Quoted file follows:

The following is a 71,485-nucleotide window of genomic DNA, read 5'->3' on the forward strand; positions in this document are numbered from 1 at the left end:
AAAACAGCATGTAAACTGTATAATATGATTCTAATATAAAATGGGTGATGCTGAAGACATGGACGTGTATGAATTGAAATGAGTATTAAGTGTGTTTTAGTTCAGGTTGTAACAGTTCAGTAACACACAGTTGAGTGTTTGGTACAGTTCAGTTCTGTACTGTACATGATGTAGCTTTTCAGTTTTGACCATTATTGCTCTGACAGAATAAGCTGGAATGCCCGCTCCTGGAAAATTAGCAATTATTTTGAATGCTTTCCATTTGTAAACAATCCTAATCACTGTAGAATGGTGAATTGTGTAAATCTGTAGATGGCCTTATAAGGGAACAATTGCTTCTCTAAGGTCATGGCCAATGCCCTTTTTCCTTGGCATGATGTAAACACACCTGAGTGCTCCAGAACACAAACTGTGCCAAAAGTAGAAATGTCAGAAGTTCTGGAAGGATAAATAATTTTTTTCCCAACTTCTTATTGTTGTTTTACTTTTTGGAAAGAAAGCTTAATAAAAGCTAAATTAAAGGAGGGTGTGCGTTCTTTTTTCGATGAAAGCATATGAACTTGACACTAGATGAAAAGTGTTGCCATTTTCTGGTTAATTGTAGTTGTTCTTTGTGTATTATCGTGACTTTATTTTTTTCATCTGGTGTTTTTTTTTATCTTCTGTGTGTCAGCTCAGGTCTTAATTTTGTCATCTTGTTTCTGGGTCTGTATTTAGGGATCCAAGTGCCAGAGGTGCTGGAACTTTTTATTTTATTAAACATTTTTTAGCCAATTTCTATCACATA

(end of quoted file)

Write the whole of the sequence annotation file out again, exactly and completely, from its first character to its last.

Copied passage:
The following is a 71,485-nucleotide window of genomic DNA, read 5'->3' on the forward strand; positions in this document are numbered from 1 at the left end:
AAAACAGCATGTAAACTGTATAATATGATTCTAATATAAAATGGGTGATGCTGAAGACATGGACGTGTATGAATTGAAATGAGTATTAAGTGTGTTTTAGTTCAGGTTGTAACAGTTCAGTAACACACAGTTGAGTGTTTGGTACAGTTCAGTTCTGTACTGTACATGATGTAGCTTTTCAGTTTTGACCATTATTGCTCTGACAGAATAAGCTGGAATGCCCGCTCCTGGAAAATTAGCAATTATTTTGAATGCTTTCCATTTGTAAACAATCCTAATCACTGTAGAATGGTGAATTGTGTAAATCTGTAGATGGCCTTATAAGGGAACAATTGCTTCTCTAAGGTCATGGCCAATGCCCTTTTTCCTTGGCATGATGTAAACACACCTGAGTGCTCCAGAACACAAACTGTGCCAAAAGTAGAAATGTCAGAAGTTCTGGAAGGATAAATAATTTTTTTCCCAACTTCTTATTGTTGTTTTACTTTTTGGAAAGAAAGCTTAATAAAAGCTAAATTAAAGGAGGGTGTGCGTTCTTTTTTCGATGAAAGCATATGAACTTGACACTAGATGAAAAGTGTTGCCATTTTCTGGTTAATTGTAGTTGTTCTTTGTGTATTATCGTGACTTTATTTTTTTCATCTGGTGTTTTTTTTTATCTTCTGTGTGTCAGCTCAGGTCTTAATTTTGTCATCTTGTTTCTGGGTCTGTATTTAGGGATCCAAGTGCCAGAGGTGCTGGAACTTTTTATTTTATTAAACATTTTTTAGCCAATTTCTATCACATA